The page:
Grab your six shooter, your sarsaparilla, and your… space ship? Wait a sec, what genre is this anyway? Are we rootin-tootin or flying through the stars? Turns out it’s both! This week we’re talking about westerns with speculative elements, be they scifi or fantasy. We discuss why conventional westerns have declined, what advantage speculative westerns have, and why movies are actually a kind of soup.
Generously transcribed by Abby Woods. Volunteer to transcribe a podcast.
Chris: You’re listening to the Mythcreants podcast with your hosts Oren Ashkenazi, Wes Matlock, and Chris Winkle. [opening song]
Wes: You’re listening to the Mythcreants podcast. I’m your host, Wes, and with me today is Chris and Oren. All right, hat? Check. Duster? Check. Harsh glare in my eyes? Check. Broody stance? Check. Plucky sidekick? Check. Haunting flute notes in the background?
Oren: [provides a somewhat off-tune—but nonetheless haunting—flute riff]
Wes: Check. Gravelly voice? [gravels voice] Check. Pistol at the hip, regardless of the time and genre? Check. It must be time to talk about Westerns, everybody, because we’ve got all that’s necessary. [laughter] Yeah, so today we’re gonna talk about Westerns because, you know, we’ve watched things like Boba Fett and the Mandalorian and other kinds of fun, Westerny kinds of things, and we wanna talk about those, because why not? And also maybe why we don’t really see so many traditional Westerns anymore and why that’s probably a good thing.
Oren: What I’ve learned from watching Star Wars Westerns is that there will always indeed be balance in the Force between good and evil, because we get a good thing like the Mandalorian and then a bad thing, like the Book of Boba Fett, and so all things are eternally imbalanced and we are in hell. [laughter]
Wes: Yeah, appropriate.
Chris: There are, of course—there’s probably more than one reason why it feels like we’re seeing more speculative Westerns than straight Westerns these days, and one is simply that moving Westerns to a different setting makes them less problematic.
Oren: Okay, okay, so I did some research for this.
Chris: Oh, did you?
Wes: Research? Fancy.
Chris: Research? What? Get outta here with your facts!
Oren: Yeah, I know right? So, first of all, there are way more Western movies coming out each year than we think.
Chris: Hmm, we just don’t watch them cuz we’re geeks.
Oren: Yeah. We’re nerds. We don’t hear about them. We don’t watch them. So, there are more than you would expect, and I looked at a list of Western films per year from Wikipedia and there wasn’t nearly as big a drop in recent decades as I would’ve expected.
However, it is also true that westerns are making way less money than they used to. And, I’m not saying this, this is just something that you can read in numerous entertainment think pieces by people who have much more time to study this than I do, and there are pieces in the Atlantic about it. So, this is a pretty well-established fact that Westerns don’t make that much money anymore, and there are a bunch of reasons for it.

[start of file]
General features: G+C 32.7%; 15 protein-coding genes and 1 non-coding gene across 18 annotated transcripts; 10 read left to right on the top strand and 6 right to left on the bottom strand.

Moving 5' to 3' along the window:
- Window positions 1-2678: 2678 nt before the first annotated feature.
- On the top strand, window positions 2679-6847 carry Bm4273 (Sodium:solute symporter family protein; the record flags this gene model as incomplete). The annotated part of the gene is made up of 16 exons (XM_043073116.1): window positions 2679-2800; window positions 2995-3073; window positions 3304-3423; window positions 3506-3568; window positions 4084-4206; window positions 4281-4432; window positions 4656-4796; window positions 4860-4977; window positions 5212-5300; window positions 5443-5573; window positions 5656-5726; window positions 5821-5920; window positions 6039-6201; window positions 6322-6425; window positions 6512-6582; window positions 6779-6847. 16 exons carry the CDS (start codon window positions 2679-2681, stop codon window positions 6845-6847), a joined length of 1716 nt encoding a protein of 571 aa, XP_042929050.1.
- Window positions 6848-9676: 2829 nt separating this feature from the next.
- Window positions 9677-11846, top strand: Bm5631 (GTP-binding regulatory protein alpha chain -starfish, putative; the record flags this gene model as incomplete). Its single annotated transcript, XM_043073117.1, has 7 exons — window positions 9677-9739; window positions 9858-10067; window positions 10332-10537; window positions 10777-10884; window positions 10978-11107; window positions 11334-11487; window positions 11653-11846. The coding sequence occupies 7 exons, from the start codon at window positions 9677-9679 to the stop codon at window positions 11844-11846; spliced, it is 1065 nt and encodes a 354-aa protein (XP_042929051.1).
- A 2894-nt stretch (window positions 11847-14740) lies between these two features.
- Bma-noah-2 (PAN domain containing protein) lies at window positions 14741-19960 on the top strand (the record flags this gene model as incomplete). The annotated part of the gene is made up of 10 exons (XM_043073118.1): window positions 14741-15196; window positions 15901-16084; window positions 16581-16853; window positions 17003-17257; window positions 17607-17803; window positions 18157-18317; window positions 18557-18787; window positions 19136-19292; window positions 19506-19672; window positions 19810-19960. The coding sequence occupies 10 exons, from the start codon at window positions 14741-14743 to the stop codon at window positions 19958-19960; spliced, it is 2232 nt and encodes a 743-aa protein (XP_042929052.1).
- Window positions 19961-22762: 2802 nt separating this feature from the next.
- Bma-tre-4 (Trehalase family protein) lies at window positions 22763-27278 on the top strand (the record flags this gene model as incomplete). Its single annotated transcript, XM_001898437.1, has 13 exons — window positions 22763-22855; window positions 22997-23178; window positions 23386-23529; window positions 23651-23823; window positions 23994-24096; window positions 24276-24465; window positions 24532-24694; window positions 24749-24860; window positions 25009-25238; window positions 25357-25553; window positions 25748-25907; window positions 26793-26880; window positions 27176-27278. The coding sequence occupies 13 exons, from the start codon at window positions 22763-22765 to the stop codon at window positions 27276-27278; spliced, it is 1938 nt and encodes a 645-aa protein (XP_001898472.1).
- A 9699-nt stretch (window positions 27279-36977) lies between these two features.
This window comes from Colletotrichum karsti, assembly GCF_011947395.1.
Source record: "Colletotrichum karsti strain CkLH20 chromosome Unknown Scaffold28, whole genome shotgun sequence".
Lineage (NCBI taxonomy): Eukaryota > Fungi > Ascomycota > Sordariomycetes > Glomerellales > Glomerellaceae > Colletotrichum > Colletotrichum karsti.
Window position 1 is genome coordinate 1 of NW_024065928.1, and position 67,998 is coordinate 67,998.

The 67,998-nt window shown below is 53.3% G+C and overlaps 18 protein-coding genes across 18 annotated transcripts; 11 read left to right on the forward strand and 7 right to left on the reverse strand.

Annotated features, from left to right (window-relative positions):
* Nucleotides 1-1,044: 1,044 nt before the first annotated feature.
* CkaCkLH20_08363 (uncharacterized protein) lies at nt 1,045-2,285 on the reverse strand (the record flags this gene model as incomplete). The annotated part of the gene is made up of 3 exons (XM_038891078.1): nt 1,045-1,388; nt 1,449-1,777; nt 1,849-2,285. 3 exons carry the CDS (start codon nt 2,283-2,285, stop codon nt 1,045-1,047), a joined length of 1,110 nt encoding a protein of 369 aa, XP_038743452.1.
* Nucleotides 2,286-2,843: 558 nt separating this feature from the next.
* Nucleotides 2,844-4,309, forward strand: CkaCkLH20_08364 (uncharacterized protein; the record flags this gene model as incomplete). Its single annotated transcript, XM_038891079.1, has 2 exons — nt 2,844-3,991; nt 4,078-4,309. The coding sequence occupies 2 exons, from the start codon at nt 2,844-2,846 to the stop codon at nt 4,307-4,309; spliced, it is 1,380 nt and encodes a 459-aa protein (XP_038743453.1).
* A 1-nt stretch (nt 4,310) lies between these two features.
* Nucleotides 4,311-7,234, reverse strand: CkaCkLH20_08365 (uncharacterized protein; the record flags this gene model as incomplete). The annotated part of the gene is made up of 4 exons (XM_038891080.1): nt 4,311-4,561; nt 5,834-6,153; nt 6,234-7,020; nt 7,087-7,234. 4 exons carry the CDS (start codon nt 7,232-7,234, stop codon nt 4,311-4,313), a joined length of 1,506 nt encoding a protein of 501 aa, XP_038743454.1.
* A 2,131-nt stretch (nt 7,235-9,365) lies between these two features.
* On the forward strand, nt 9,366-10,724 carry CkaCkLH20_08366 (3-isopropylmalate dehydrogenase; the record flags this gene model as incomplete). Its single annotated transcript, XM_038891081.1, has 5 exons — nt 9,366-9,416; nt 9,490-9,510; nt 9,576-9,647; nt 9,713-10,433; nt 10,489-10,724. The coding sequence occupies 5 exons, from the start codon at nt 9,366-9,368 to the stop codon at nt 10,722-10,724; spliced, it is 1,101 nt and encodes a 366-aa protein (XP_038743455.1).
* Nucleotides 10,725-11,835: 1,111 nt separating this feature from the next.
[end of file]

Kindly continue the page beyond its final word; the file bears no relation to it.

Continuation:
The biggest one that they talk about is that Westerns are too American and non-American audiences don’t get them. And the other reason that they kind of talk around because they don’t know what it is—but is the reason why they only work with Americans—is that they are too low on novelty.
Chris: Yes, that’s what I was gonna say! Because, if you think about all of the different speculative fiction genres, fantasy and science fiction are huge. They are so varied. Like, anything that has any type of magic could be called fantasy, and those are very different stories with very different aesthetics. Same with science fiction. Alternate scenarios that could take place tomorrow. Anything that has any kind of futuristic technology could be called science fiction, hugely varied.
Then, if you look at Westerns, it’s so specific. It’s a very specific environment with similar plots and themes on top of a very specific environment, and I think that if you stick to something that’s so niche for a while, it just grows stale and loses novelty, and one of the advantages of then mixing in speculative elements back into the setting is that you can add some of that novelty back in.
Oren: Although, it’s worth noting that a number of the big Western flops have also technically been speculative. But, in this case, I think that that is either a case of, it’s not obvious enough that they are speculative from the story or from the poster or what have you. For example, one of the big ones that I had never heard of until I started researching is Jonah Hex, who is technically a DC superhero, but you would not know that from looking at the posters and watching the trailers—or at least the trailers that I watched—for the movie of his that came out a few years ago and absolutely flopped.